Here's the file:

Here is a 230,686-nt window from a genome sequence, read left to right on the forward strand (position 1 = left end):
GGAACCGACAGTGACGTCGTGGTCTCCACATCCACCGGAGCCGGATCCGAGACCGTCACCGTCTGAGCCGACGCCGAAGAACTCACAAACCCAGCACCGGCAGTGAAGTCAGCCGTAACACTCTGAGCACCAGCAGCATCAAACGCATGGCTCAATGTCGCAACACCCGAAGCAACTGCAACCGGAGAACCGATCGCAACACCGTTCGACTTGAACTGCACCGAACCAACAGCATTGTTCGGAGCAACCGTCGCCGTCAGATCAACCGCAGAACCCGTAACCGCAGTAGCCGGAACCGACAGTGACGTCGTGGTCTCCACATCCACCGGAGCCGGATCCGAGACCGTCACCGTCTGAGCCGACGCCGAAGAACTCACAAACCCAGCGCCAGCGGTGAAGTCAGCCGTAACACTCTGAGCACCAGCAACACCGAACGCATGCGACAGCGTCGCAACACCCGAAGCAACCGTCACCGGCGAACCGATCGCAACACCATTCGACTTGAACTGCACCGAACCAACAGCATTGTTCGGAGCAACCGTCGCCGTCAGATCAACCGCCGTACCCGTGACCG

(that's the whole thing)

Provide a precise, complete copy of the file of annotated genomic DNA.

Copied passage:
Here is a 230,686-nt window from a genome sequence, read left to right on the forward strand (position 1 = left end):
GGAACCGACAGTGACGTCGTGGTCTCCACATCCACCGGAGCCGGATCCGAGACCGTCACCGTCTGAGCCGACGCCGAAGAACTCACAAACCCAGCACCGGCAGTGAAGTCAGCCGTAACACTCTGAGCACCAGCAGCATCAAACGCATGGCTCAATGTCGCAACACCCGAAGCAACTGCAACCGGAGAACCGATCGCAACACCGTTCGACTTGAACTGCACCGAACCAACAGCATTGTTCGGAGCAACCGTCGCCGTCAGATCAACCGCAGAACCCGTAACCGCAGTAGCCGGAACCGACAGTGACGTCGTGGTCTCCACATCCACCGGAGCCGGATCCGAGACCGTCACCGTCTGAGCCGACGCCGAAGAACTCACAAACCCAGCGCCAGCGGTGAAGTCAGCCGTAACACTCTGAGCACCAGCAACACCGAACGCATGCGACAGCGTCGCAACACCCGAAGCAACCGTCACCGGCGAACCGATCGCAACACCATTCGACTTGAACTGCACCGAACCAACAGCATTGTTCGGAGCAACCGTCGCCGTCAGATCAACCGCCGTACCCGTGACCG